Beverley McLachlin has been a judge since just before the Charter was proclaimed, and became chief justice of Canada in 2000. The Supreme Court website carries her lecture of May 5, 2001, in which she exhorted the community of judges (her husband is the executive director of the Canadian Superior Courts Judges’ Association, which represents, educates and handles public relations for about a thousand judges), to step fully into their new role. In this seminal document, the chief justice said nothing but the truth in remarking that “the law-making role of the judge has dramatically expanded” and now consisted of “invading the domain of social policy, once perceived to be the exclusive right of Parliament and the legislatures.”
No one can say she did not warn us or that she has not followed through on what she urged. It was a matrix for a mighty usurpation of the authority of the legislator, and of the public, as Chief Justice McLachlin’s court has rushed to occupy the vast open prairies between what has been legislated and what remained within the public’s liberty to act freely.
In her historic lecture of 2001, she cited an Institute for Research in Public Policy poll, which found that 77 per cent of Canadians were satisfied with the Supreme Court. Such a facile argument affronts the whole nature of an independent judiciary. These high court judges are appointed for service to age 75 precisely to immunize them from public opinion and enable them to make whatever decisions they collectively find appropriate, without a concern for public opinion. Their approval rating was so high because most people despise politicians, have bought the bromides about the rule of law and assume that the judges are competent because their decisions rarely get much attention, despite a good deal of judicial grandstanding to publicize them. Citizens have to believe that some part of government works or they would become quite demoralized.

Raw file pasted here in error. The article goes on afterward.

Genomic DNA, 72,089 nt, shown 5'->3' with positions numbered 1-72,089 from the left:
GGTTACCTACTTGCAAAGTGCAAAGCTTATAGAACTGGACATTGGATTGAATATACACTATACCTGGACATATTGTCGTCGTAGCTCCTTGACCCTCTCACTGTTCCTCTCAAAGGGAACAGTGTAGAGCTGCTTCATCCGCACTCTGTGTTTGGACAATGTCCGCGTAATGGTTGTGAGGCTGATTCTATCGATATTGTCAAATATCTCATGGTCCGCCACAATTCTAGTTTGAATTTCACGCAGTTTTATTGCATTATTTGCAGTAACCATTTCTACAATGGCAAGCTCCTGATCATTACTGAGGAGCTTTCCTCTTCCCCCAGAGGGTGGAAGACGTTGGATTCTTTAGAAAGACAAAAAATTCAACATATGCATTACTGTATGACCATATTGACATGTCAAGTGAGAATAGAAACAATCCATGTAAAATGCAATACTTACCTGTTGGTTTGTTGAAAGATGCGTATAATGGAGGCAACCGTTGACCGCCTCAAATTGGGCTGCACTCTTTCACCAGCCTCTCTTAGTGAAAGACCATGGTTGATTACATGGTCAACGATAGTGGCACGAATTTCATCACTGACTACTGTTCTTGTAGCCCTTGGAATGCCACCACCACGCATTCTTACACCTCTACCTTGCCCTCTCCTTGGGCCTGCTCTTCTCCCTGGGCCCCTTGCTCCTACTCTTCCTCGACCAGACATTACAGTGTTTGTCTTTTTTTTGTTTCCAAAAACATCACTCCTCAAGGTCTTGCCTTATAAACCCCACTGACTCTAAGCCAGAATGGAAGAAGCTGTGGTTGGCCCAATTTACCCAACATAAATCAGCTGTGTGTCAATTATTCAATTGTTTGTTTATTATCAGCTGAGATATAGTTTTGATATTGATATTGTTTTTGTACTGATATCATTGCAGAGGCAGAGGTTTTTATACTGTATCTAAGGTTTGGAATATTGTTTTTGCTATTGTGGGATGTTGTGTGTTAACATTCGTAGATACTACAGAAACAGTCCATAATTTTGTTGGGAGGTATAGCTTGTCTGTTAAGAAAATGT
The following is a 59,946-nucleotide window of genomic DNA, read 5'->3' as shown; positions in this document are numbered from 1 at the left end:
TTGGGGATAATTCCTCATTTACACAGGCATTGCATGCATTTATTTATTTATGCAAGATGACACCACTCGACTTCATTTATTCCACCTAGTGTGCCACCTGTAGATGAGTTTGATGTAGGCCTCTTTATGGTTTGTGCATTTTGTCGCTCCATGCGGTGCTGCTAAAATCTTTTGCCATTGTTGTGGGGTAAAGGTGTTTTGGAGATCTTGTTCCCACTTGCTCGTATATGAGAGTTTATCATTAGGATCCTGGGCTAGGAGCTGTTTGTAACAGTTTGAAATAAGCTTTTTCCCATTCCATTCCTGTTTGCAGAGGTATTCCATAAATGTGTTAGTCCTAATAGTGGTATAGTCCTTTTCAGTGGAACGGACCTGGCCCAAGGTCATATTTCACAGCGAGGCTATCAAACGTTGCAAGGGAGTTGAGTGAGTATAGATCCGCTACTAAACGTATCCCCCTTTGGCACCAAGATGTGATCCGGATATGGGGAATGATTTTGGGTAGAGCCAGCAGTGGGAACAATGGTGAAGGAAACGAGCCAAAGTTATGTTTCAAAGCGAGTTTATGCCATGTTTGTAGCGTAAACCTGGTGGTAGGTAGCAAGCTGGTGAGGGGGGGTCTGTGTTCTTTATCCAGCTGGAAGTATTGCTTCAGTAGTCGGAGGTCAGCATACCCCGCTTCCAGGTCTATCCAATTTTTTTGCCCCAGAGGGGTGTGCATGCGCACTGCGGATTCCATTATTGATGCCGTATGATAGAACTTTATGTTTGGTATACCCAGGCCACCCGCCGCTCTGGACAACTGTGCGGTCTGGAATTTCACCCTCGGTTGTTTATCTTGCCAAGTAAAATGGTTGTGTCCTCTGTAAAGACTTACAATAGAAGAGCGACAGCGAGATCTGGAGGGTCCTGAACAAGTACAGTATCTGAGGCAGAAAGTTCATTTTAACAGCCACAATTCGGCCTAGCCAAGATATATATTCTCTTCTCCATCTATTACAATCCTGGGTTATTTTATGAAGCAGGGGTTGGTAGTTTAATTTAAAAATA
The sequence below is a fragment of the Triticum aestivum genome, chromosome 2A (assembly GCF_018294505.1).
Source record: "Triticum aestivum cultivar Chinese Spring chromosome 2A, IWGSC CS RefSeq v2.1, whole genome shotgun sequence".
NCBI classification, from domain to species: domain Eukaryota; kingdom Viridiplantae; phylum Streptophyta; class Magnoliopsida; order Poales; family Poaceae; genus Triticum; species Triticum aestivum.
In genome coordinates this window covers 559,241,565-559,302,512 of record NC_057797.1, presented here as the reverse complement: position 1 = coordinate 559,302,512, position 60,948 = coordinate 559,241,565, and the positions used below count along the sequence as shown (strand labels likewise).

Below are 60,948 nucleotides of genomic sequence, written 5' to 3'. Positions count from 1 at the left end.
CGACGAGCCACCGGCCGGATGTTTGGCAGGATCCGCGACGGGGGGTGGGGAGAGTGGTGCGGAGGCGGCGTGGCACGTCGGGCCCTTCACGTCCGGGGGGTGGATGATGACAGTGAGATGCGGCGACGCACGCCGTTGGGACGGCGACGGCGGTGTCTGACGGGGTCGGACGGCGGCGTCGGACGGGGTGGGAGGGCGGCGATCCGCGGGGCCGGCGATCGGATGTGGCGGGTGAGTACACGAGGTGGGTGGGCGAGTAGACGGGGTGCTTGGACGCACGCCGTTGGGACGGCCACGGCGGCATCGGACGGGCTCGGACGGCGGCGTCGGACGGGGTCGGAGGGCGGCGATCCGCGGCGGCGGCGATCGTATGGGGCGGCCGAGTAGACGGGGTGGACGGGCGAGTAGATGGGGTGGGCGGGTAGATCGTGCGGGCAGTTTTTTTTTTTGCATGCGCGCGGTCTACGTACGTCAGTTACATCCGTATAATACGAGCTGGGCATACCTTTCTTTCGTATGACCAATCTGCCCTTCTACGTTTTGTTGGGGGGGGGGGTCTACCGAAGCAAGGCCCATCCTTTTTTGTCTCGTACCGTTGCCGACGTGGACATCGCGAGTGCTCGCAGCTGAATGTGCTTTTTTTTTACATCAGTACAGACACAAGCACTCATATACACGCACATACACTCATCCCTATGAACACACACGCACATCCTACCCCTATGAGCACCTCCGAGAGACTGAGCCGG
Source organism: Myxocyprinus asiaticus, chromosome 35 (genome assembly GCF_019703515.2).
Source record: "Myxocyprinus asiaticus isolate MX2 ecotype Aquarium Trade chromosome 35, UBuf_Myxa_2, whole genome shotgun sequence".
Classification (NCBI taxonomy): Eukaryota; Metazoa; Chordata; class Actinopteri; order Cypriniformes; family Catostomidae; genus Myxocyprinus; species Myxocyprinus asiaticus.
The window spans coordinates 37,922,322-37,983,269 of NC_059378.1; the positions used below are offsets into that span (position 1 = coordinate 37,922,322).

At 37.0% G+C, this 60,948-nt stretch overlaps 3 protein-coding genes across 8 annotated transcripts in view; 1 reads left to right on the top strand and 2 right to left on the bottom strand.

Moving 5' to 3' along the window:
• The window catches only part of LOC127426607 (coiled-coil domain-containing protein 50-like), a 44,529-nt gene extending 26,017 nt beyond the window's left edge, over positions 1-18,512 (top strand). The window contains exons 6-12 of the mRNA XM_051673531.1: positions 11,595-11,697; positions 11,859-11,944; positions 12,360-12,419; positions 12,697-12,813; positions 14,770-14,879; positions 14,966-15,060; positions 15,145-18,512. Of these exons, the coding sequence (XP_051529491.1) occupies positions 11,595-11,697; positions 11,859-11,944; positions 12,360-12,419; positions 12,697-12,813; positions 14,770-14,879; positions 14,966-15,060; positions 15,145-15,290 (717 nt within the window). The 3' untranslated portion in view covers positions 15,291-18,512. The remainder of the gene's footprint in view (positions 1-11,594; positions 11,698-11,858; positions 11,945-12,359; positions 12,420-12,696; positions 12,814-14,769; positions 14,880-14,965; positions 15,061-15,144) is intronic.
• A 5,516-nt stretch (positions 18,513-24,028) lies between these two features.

Even the chief justice shyly wondered in her manifesto of May 5, 2001, whether the courts, which have much smaller resources than legislatures, “are the best institutions to decide complex social policy questions.” Of course they are not, and neither Trudeau nor any other sane person ever suggested that they are or have any authority to do anything of the kind. But undaunted by the looming negative answer to her own rhetorical question, the chief justice gamely took on the role of doing what the court is not qualified to do, in the name of “the law, majestic and eternal.” (No one who has had anything to do with our court system can easily escape the suspicion that many of our judges are “the zeitgeist in robes,” as my friend George Jonas put it, thriving on their sinecures. There isn’t much majesty about most of them.)